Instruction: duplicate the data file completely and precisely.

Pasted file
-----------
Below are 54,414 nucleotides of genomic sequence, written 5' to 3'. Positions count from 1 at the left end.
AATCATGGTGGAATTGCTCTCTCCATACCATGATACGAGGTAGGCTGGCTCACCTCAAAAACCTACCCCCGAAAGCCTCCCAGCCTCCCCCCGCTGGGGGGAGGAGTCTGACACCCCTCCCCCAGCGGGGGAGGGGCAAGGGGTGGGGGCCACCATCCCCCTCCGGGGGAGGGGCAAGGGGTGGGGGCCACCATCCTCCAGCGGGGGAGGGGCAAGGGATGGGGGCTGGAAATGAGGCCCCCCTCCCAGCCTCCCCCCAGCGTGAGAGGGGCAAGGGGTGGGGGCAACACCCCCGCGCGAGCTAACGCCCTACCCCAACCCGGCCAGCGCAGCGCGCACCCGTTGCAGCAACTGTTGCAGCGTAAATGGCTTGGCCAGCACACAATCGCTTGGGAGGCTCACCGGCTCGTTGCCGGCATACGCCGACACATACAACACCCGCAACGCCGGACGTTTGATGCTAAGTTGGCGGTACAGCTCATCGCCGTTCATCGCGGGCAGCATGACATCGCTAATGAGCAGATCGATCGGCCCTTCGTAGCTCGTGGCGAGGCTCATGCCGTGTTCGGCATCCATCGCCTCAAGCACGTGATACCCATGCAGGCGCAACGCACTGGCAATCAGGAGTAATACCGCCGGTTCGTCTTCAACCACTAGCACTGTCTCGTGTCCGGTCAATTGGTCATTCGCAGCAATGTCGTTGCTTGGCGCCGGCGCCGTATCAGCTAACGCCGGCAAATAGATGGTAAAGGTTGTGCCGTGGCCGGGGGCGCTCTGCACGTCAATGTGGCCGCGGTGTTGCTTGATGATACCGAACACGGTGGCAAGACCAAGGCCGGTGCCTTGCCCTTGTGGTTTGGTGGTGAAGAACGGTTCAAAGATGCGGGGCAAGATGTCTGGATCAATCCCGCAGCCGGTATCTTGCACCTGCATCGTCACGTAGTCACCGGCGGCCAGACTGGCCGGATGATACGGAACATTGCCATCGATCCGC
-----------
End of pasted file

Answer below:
Below are 54,414 nucleotides of genomic sequence, written 5' to 3'. Positions count from 1 at the left end.
AATCATGGTGGAATTGCTCTCTCCATACCATGATACGAGGTAGGCTGGCTCACCTCAAAAACCTACCCCCGAAAGCCTCCCAGCCTCCCCCCGCTGGGGGGAGGAGTCTGACACCCCTCCCCCAGCGGGGGAGGGGCAAGGGGTGGGGGCCACCATCCCCCTCCGGGGGAGGGGCAAGGGGTGGGGGCCACCATCCTCCAGCGGGGGAGGGGCAAGGGATGGGGGCTGGAAATGAGGCCCCCCTCCCAGCCTCCCCCCAGCGTGAGAGGGGCAAGGGGTGGGGGCAACACCCCCGCGCGAGCTAACGCCCTACCCCAACCCGGCCAGCGCAGCGCGCACCCGTTGCAGCAACTGTTGCAGCGTAAATGGCTTGGCCAGCACACAATCGCTTGGGAGGCTCACCGGCTCGTTGCCGGCATACGCCGACACATACAACACCCGCAACGCCGGACGTTTGATGCTAAGTTGGCGGTACAGCTCATCGCCGTTCATCGCGGGCAGCATGACATCGCTAATGAGCAGATCGATCGGCCCTTCGTAGCTCGTGGCGAGGCTCATGCCGTGTTCGGCATCCATCGCCTCAAGCACGTGATACCCATGCAGGCGCAACGCACTGGCAATCAGGAGTAATACCGCCGGTTCGTCTTCAACCACTAGCACTGTCTCGTGTCCGGTCAATTGGTCATTCGCAGCAATGTCGTTGCTTGGCGCCGGCGCCGTATCAGCTAACGCCGGCAAATAGATGGTAAAGGTTGTGCCGTGGCCGGGGGCGCTCTGCACGTCAATGTGGCCGCGGTGTTGCTTGATGATACCGAACACGGTGGCAAGACCAAGGCCGGTGCCTTGCCCTTGTGGTTTGGTGGTGAAGAACGGTTCAAAGATGCGGGGCAAGATGTCTGGATCAATCCCGCAGCCGGTATCTTGCACCTGCATCGTCACGTAGTCACCGGCGGCCAGACTGGCCGGATGATACGGAACATTGCCATCGATCCGC